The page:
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Incredible dubiosity argument does not sway Indiana Supreme Court

March 24, 2015

Inconsistencies from witnesses on the details of a crime did not convince the Indiana Supreme Court to overturn a jury’s verdict that found a South Bend man guilty of two murders.

Charles Moore was sentenced to 65 years for the felony murder of Alejandro Tinoco and life without parole for the murder of Jazmin Conlee in 2013. He argued the incredible dubiosity rule should be applied because the testimony of the three witnesses at trial was so contradictory that the verdict reached was inherently improbable.

The Supreme Court unanimously affirmed the conviction and sentences, finding the three factors for the application of the incredible dubiosity rule had not been met.

“The incredible dubiosity rule is inapplicable in the present case and cannot serve as ground for overturning the jury’s verdict,” Justice Steven David wrote in Charles Moore v. State of Indiana, 71S00-1405-LW-361. “Furthermore, based upon the evidence presented at trial, a reasonable jury could have found each element of murder and felony murder beyond a reasonable doubt.”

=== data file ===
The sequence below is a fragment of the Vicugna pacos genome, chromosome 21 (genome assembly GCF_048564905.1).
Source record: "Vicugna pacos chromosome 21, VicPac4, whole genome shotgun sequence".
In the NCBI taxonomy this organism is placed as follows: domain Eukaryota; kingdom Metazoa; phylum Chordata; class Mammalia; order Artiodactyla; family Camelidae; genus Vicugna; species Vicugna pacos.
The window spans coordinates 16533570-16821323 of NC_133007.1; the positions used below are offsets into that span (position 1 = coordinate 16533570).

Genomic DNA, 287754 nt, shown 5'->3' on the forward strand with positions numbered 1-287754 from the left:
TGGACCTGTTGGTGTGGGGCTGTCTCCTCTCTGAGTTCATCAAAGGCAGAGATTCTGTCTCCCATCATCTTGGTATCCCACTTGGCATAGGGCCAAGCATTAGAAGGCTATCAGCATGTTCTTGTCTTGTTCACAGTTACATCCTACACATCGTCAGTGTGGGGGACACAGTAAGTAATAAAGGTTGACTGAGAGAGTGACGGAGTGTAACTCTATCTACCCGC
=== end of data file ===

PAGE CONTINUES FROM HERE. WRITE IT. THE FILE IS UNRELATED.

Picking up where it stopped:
In particular, the Supreme Court noted multiple witnesses had testified where the incredible dubiosity rule requires that only one witness provide testimony. The justices held even if they were inclined to expand the rule’s application to multiple testifying witnesses, Moore’s case was inappropriate to do so because the other two factors necessary for application were also lacking.

First, the testimony of the three witnesses was not inherently improbable, contradictory or coerced. At trial none of the three waivered in their accounts that Moore was the shooter.

 “It is not disputed that the three witnesses disagreed on some details, such as who had it in for Tinoco, who handed Moore the gun, what happened to the gun after the shooting, and where each person went after the shooting,” David wrote. “Again, inconsistencies among the testimonies of the witnesses merely puts the burden upon the jury to determine which witness to believe.”

Second, the circumstantial evidence in this case prohibited reliance on the incredible dubiosity rule. Shoe prints that were the same size and pattern as Moore’s at the scene along with Tinoco’s DNA present on a car’s floor mat where Moore sat after the shooting linked him to the crime.  
 

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